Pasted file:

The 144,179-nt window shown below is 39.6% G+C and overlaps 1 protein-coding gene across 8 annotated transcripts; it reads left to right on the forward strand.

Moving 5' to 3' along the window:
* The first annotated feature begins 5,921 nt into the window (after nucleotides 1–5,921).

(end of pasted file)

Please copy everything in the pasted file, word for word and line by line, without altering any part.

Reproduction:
The 144,179-nt window shown below is 39.6% G+C and overlaps 1 protein-coding gene across 8 annotated transcripts; it reads left to right on the forward strand.

Moving 5' to 3' along the window:
* The first annotated feature begins 5,921 nt into the window (after nucleotides 1–5,921).